Tribune Ends Deal with Sinclair, Files Breach of Contract Suit

Tribune Media Co. on Thursday said it has terminated its $3.9 billion agreement to be acquired by Sinclair Broadcast Group and filed a breach of contract lawsuit against Sinclair.

The suit seeks compensation for losses incurred as a result of Sinclair’s breaches of the merger agreement.

Sinclair said it was disappointed the merger didn't work out and called the suit meritless.

Sinclair agreed to buy Tribune and its TV stations but failed to obtain approval from the Justice Department and the FCC. 

Tribune said Sinclair’s negotiations with regulators were unnecessarily aggressive and that it refused to sell stations in markets to unrelated third parties to receive approval. 

Sinclair proposed selling 23 TV stations to meet regulatory objections, but many of those sales would have left the stations being operated by Sinclair.

Sinclair had said Wednesday that it was continuing to work with Tribune to find a way to complete the deal.

Related: Pai says Sinclair-Tribune decision was made on facts, law

“Ultimately, the FCC concluded unanimously that Sinclair may have misrepresented or omitted material facts in its applications in order to circumvent the FCC's ownership rules and, accordingly, put the merger on indefinite hold while an administrative law judge determines whether Sinclair misled the FCC or acted with a lack of candor,” Tribune said. “As elaborated in the complaint we filed earlier today, Sinclair's entire course of conduct has been in blatant violation of the Merger Agreement and, but for Sinclair's actions, the transaction could have closed long ago.”

"In light of the FCC's unanimous decision, referring the issue of Sinclair's conduct for a hearing before an administrative law judge, our merger cannot be completed within an acceptable timeframe, if ever," said Tribune CEO Peter Kern. "This uncertainty and delay would be detrimental to our company and our shareholders. Accordingly, we have exercised our right to terminate the Merger Agreement, and, by way of our lawsuit, intend to hold Sinclair accountable."

Sinclair’s agreement with Tribune allowed the parties to walk away from the deal if it wasn’t completed by August 8. Tribune said its losses due to what it claimed were Sinclair’s breaches of the agreement were more than $1 billion.

Related: Sinclair-Tribune pushback piles up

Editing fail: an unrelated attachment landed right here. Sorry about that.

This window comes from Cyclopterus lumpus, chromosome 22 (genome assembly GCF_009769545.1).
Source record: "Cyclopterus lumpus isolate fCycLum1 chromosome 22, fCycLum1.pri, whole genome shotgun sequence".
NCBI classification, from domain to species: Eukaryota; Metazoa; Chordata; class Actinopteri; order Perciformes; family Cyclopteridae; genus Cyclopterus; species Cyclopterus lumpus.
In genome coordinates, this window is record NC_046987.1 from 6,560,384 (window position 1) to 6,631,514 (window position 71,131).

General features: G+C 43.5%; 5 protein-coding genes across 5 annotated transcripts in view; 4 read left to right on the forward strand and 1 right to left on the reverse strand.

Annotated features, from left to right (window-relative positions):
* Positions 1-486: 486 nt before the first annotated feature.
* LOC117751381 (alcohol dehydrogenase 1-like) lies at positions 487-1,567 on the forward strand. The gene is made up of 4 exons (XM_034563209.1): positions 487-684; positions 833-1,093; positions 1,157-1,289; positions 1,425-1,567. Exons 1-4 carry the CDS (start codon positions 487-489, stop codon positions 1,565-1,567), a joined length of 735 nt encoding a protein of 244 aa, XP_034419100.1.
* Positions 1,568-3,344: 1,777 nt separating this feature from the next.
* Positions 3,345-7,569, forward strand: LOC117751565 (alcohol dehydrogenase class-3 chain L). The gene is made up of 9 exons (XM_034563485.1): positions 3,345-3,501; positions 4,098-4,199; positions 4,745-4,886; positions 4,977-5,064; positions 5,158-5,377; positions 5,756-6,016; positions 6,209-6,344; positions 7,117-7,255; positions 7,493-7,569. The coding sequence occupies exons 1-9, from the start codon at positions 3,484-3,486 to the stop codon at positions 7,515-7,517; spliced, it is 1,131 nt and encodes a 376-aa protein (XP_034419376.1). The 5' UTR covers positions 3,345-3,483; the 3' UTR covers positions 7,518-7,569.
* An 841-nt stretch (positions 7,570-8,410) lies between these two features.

Sinclair, meanwhile, said it was withdrawing its applications from the FCC and filed paperwork to do so at the agency late in the afternoon.

“We are extremely disappointed that after 15 months of trying to close the Tribune transaction, we are instead announcing its termination,” said Chris Ripley, CEO at Sinclair. 

“We unequivocally stand by our position that we did not mislead the FCC with respect to the transaction or act in any way other than with complete candor and transparency. As Tribune, however commented, in their belief, the FCC’s recent designation of the deal for a hearing in front of an Administrative Law Judge would have resulted in a potentially long and burdensome process and, therefore, pursuing the transaction was not in the best interest of their company and shareholders," Ripley said. "As for Tribune’s lawsuit, we fully complied with our obligations under the merger agreement and tirelessly worked to close this transaction. The lawsuit described in Tribune’s public filings today is entirely without merit, and we intend to defend against it vigorously.”

President Trump complained about the FCC’s decision to extend the review of the deal because the merger would have created another major conservative media voice.

Tribune also released quarterly financial information. It said that adjusted EBITDA increased 69% to $160.8 million.

Revenues rose 4% to $489.4 million, despite a 6% decline in core advertising revenues. Including political and digital revenue advertising was flat.

“In the second half of the year, we will see increases in network affiliate fees due to the recent renewal of our Fox affiliation at eight of our TV stations,” Kern said. “However, we expect improved core advertising pacing and a strong station footprint for the midterm election cycle to significantly counter this headwind. Given the operating strength of our media businesses along with the continued large distributions from TV Food Network, and with nearly $830 million in cash on the balance sheet, Tribune Media is stronger than it has been in many years and is well positioned to maximize value for our shareholders."